02 August 2005


It was an interesting question when I first heard it back in 1997, and it's still an interesting question today: Where does the crime (or business transaction, take your pick) occur when it occurs in cyberspace? Who has jurisdiction over the event? And, if multiple interests claim jurisdiction, whose interest prevails?

To the best of my understanding (as a lay person whose legal training admittedly consists of watching episodes of Perry Mason when I was a kid), the short versions of the answers are: (1) Everywhere, but in particular, in both (or all) places in which the parties to the transaction (or crime) physically exist; (2) All relevant and legitimate governing parties can claim jurisdiction; (3) The most senior jurisdiction has the overriding interest. For example, in the case where there are conflicting provincial and federal interests, the federal interest prevails.

But what happens when it is the interests of two sovereign nations that are in conflict, specifically when an act is criminal in one country and not in the other? In some cases - and our refugee hearings are filled with these sorts of cases - an act that may be criminal in one country but not in Canada is not prosecuted here. Indeed, many people fleeing persecution count on this interpretation of interjurisdictional interests. When cyberspace is involved as a non-place place things get even more complicated. Think of the case of convicted hate-monger Ernst Zundel - the act of hate-speech was committed in cyberspace, the location of the server was elsewhere, and Zundel could get by on that technicality, until he was heaved out of the country on an immigration technicality.

Now, what happens if a Canadian offers an item for sale in cyberspace that is legal in Canada, but illegal elsewhere? Well, if an American buys said item, they claim jurisdiction, and a Canadian court accedes to the foreign power. Such is the case of Mark Emery, a Canadian activist in the movement to legalize marijuana. The RCMP arrested Emery, and two other activists, for sellling marijuana seed over the Internet - an act that is legal in Canada - after a U.S. grand jury indicted Emery, since the same act is illegal in that foreign country. Emery faces extradition to the foreign jurisdiction and, if convicted, 10 years to life for conducting business in Canada that is legal here, illegal there, and... what in cyberspace?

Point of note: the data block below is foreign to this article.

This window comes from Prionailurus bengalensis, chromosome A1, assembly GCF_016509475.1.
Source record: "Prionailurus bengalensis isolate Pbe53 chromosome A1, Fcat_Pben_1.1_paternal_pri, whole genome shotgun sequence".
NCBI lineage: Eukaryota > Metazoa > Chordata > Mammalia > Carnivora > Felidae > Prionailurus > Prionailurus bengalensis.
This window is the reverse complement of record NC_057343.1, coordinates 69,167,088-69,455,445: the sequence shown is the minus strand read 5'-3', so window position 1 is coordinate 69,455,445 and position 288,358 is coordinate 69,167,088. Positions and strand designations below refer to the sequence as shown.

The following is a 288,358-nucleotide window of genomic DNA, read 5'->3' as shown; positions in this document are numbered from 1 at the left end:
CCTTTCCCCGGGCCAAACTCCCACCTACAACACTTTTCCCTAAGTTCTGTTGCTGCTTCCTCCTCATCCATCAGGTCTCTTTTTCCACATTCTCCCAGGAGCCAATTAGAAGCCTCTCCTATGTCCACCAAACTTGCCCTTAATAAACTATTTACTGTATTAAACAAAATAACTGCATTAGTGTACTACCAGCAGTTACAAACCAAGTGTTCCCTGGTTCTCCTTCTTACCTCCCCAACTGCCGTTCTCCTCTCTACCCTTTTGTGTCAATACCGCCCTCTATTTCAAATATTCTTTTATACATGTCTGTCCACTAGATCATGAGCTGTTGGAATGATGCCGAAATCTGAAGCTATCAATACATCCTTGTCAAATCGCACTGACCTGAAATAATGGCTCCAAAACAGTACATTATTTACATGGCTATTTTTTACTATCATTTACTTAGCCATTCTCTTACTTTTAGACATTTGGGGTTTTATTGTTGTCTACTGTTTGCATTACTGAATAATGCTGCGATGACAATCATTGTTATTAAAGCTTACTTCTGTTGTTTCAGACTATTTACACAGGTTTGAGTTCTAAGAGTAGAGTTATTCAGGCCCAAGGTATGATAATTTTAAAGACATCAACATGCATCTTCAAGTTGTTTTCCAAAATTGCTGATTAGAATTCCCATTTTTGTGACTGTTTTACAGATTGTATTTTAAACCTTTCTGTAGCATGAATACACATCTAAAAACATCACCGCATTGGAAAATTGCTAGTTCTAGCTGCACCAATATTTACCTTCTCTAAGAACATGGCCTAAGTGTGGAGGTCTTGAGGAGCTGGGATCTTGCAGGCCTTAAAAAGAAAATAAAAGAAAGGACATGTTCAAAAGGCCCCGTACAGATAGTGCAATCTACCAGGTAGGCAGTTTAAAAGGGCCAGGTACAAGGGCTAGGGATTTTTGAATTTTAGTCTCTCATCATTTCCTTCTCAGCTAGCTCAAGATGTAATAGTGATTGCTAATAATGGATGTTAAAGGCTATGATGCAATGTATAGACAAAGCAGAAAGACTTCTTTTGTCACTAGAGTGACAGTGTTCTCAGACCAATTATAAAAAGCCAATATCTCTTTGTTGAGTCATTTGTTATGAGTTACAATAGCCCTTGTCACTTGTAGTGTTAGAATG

There are several important jurisdictional issues that this case raises relative to the ubi-placeness and transmodality that the Internet creates. Diplomatically, it sends a strong signal as to the way at least one Canadian court considers the relative seniority of our country relative to the foreign power. (I don't particularly fault the RCMP in this, as they were operating under the jurisdiction of the BC Supreme Court.) Any application for rendition extradition should hopefully be appealed to the Supreme Court of Canada, as the issues raised will have significant impact on other circumstances that transcend geography, and span the cyber-physical boundary.

Disclaimer: I met Mark Emery several years ago at IdeaCity, at which he presented his revolutionary, and highly successful, methods for treating and curing hard-core drug addicts. At the time, Emery planned a protest involving smoking pot in front of police headquarters here in Toronto. At the time, the marijuana laws were suspended, so the police just ignored him. What a concept - ignoring someone who is not a menace to society.

Disclosure: My (not-so-hidden) ground on the issue of marijuana - I don't smoke pot (I don't smoke anything), but according to all the information I have read to date, it seems to me that pot is far less damaging to society at large than either of tobacco or alcohol. As a gateway drug, tobacco is far more correlated with hard drug use than is marijuana. As a contributor to violent death and injury (via impaired driving or physical abuse) alcohol is implicated daily, while marijuana has never been so implicated. As a contributor to ever-escalating health-care expense, both tobacco and alcohol cost our society hundreds of millions of dollars each year. Legalizing and licensing marijuana sales removes a major point of contact between vulnerable youth and young adults, and criminals. It is the lack of licensing and controlled sales that provides the so-called gateway to harder drugs and criminal activities, as opposed to marijuana itself. Not providing ready and economical access to THC-based medications for the millions of sufferers of various diseases (primarily due to the illogical, ill-founded, and unscientific ravings of a certain foreign power) is supremely unethical, in my view.

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